Canadian born guitarist Jason Sadites began playing guitar at the age of ten. After spending many years studying music and the art of recording and production, Jason began writing, producing and recording his own music and the music of other local bands. Utilizing his experience as a guitarist, writer, producer and engineer, Jason entered the studio in 2004 to begin working on what would become his debut CD ‘ORBIT‘, which was released in late 2005. ‘ORBIT‘ received great reviews from many sources, complementing Jason not only his abilities on the guitar, but also on his melodic approach to songwriting.

In 2009 Jason released his second CD ‘WEVE‘. On the CD Jason performs with many world class musicians. Among them, world renowned drummers Kenny Aronoff, Marco Minnemann, Jerry Marotta, Gregg Bissonette and Chad Wackerman. Completing the rhythm sections with these drummers are bassists Tony Levin, Matt Bissonette and Martin Motnik.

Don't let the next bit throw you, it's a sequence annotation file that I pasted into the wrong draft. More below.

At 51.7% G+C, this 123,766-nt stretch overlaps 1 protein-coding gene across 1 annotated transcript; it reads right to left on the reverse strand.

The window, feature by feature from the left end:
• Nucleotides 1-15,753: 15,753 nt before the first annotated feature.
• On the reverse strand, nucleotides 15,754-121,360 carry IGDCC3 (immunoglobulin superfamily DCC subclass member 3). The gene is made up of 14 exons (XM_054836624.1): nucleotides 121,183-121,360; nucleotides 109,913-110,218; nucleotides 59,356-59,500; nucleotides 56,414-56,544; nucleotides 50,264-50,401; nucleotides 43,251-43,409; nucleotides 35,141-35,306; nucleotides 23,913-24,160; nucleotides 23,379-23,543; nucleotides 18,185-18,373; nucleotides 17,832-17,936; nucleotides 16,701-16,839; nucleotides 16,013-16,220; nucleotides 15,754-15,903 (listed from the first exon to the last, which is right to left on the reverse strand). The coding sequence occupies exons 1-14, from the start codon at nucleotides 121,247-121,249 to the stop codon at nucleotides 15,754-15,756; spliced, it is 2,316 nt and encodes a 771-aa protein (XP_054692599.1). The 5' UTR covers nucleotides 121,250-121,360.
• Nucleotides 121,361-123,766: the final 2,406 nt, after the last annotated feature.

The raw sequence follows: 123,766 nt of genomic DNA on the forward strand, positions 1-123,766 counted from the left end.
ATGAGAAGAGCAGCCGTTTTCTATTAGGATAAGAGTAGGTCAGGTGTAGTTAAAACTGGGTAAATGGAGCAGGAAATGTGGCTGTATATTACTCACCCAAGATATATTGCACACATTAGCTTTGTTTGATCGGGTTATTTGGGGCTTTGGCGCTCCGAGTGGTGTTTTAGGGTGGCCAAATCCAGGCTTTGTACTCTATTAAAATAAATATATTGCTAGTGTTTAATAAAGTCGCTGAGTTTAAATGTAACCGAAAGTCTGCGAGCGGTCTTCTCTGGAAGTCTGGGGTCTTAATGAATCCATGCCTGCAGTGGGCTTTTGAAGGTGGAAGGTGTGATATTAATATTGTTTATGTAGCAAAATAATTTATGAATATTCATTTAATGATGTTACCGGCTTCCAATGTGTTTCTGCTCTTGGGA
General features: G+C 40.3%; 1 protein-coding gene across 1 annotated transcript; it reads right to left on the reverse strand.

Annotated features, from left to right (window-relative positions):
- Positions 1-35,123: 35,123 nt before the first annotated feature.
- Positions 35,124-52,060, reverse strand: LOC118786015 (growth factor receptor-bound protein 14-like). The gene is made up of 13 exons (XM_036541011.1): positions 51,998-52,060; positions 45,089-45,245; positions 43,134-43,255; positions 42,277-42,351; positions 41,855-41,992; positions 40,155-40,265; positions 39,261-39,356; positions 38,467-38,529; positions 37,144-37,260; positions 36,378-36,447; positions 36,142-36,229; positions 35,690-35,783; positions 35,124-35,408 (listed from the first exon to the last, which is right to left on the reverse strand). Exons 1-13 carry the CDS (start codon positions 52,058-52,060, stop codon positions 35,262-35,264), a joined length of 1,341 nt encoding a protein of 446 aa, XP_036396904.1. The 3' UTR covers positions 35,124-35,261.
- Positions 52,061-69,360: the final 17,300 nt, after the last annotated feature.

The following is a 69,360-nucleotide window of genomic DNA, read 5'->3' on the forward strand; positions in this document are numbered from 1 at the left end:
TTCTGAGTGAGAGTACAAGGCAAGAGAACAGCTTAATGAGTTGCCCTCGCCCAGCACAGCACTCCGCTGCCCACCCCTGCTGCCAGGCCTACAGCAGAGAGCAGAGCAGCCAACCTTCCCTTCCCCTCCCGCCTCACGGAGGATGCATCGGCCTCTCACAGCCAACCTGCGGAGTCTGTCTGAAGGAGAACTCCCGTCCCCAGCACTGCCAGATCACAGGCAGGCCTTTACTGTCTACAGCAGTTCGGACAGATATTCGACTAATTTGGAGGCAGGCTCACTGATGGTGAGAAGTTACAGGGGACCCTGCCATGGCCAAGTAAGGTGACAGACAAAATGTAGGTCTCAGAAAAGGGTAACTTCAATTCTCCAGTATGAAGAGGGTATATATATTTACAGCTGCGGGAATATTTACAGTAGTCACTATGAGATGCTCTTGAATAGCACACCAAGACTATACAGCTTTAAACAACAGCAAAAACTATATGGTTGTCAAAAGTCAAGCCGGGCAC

Jason’s latest project is the new CD “behind the laughter” a collaboration with Marco Minnemann. “laughter” is one of many release in Marco Minnemann’s series of Normalizer 2 CD which includes CD’s from Alex Machacek, Trey Gunn, Mike Keneally, John Czjakowski, Phi Yaan-Zek and Marco himself. Jason was featured in the October 2011 Guitar Player magazine for his CD 'behind the laughter'.

Jason is currently working on his follow up project to "behind". Tracks have been completed for the as yet unnamed project which feature performances by Tony Levin, Marco Minnemann, Bryan Beller, Alex Machacek and Adam Nitti. The new CD will be released in late 2012.

On top of his recording Jason's music is featured in many music libraries such as Prolific Art's Royalty Free Music, Atomica Music, Platinum Music in the UK and Daddy Jack Music.

Jason is currently endorsed by the following equipment manufaturers East Amplification, Michael Tuttle Guitars and G7th Capos.